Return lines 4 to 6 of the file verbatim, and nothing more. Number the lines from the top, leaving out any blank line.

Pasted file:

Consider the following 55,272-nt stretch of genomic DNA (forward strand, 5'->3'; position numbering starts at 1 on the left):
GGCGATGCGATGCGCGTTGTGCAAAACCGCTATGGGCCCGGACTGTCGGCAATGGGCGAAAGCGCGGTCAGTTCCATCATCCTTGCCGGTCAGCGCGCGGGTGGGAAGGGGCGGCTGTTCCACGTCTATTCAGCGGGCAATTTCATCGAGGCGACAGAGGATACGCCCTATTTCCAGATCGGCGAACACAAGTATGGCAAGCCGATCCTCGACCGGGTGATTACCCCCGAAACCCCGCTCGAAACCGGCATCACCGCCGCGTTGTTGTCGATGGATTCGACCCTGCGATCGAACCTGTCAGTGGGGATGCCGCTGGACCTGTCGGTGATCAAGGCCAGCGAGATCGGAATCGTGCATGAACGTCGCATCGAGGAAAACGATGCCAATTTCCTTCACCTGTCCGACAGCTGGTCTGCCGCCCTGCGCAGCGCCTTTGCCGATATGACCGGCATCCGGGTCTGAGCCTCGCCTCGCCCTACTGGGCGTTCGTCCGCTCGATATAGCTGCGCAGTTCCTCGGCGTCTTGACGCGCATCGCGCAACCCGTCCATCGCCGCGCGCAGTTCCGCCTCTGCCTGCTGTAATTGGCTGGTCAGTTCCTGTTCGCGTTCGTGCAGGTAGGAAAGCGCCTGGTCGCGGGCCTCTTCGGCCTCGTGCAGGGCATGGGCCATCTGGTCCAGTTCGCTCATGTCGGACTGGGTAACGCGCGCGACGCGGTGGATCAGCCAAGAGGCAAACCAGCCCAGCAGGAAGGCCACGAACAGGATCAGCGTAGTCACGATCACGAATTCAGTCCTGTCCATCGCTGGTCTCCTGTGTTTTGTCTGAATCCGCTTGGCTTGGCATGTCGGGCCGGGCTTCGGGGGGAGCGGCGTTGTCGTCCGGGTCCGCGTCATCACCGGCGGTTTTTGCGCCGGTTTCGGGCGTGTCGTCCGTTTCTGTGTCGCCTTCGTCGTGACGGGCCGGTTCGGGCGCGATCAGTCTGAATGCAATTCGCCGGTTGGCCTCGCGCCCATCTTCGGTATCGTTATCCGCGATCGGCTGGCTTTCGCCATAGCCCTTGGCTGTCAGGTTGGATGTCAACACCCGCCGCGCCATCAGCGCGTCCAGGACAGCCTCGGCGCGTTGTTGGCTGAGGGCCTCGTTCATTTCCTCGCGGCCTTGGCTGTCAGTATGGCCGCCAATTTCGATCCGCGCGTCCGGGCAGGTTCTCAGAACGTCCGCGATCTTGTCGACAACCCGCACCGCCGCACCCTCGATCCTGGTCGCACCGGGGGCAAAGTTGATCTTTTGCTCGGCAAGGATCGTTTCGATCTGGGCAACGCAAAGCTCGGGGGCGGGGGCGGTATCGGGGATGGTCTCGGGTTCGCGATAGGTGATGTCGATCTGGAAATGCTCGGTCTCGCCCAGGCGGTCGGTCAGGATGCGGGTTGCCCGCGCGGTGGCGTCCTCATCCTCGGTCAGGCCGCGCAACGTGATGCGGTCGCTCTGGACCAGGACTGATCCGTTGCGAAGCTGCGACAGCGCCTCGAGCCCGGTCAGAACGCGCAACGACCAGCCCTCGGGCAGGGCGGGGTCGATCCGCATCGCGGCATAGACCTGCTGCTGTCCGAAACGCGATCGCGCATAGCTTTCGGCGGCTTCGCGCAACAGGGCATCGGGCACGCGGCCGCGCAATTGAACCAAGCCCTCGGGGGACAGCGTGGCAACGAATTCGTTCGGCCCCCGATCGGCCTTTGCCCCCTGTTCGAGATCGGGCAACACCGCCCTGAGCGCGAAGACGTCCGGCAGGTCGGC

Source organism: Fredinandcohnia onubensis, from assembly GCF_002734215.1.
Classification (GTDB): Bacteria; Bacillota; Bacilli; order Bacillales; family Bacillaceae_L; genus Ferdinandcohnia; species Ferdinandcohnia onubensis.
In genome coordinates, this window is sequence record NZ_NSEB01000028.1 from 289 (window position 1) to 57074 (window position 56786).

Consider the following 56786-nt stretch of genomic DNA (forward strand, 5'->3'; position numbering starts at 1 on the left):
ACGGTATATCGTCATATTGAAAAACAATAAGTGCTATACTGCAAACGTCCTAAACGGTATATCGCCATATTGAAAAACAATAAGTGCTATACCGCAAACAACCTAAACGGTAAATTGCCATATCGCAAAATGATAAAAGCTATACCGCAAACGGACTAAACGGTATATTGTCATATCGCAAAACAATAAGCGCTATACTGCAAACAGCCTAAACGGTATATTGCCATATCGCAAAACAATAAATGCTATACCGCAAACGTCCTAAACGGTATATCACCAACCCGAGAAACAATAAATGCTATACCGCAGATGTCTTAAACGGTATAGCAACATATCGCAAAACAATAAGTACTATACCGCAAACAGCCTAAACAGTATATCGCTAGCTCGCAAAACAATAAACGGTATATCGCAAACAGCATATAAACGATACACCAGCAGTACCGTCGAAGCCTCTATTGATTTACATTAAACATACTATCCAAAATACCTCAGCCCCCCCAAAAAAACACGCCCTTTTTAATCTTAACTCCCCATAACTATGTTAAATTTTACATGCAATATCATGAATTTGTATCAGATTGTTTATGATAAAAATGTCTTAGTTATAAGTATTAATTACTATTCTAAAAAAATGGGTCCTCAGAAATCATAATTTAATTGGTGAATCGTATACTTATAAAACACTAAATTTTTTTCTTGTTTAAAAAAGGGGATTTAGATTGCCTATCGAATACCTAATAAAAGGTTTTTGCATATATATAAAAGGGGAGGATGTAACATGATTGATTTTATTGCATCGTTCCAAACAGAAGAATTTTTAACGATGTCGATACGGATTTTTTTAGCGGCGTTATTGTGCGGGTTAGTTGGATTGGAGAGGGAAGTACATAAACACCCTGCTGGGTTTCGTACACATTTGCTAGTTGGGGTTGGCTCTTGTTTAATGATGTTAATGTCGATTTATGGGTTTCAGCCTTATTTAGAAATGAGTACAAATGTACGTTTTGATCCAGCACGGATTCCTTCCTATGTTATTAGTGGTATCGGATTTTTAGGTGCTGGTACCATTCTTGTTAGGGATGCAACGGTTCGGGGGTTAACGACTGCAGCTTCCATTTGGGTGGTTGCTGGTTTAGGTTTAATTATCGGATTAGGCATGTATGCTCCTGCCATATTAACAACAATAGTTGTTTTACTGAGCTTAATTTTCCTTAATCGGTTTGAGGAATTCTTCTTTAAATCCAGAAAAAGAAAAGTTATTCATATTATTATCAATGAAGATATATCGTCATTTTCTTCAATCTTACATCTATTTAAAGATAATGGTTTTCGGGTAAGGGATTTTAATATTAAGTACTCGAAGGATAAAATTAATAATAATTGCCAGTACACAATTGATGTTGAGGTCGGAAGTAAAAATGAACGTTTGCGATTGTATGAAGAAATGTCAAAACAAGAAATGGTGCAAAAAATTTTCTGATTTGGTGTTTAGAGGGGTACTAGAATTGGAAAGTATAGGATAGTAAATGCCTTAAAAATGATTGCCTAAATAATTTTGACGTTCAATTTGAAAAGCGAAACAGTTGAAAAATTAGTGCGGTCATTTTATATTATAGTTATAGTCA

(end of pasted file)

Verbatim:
Classification (GTDB): Bacteria; Bacillota; Bacilli; order Bacillales; family Bacillaceae_L; genus Ferdinandcohnia; species Ferdinandcohnia onubensis.
In genome coordinates, this window is sequence record NZ_NSEB01000028.1 from 289 (window position 1) to 57074 (window position 56786).

Consider the following 56786-nt stretch of genomic DNA (forward strand, 5'->3'; position numbering starts at 1 on the left):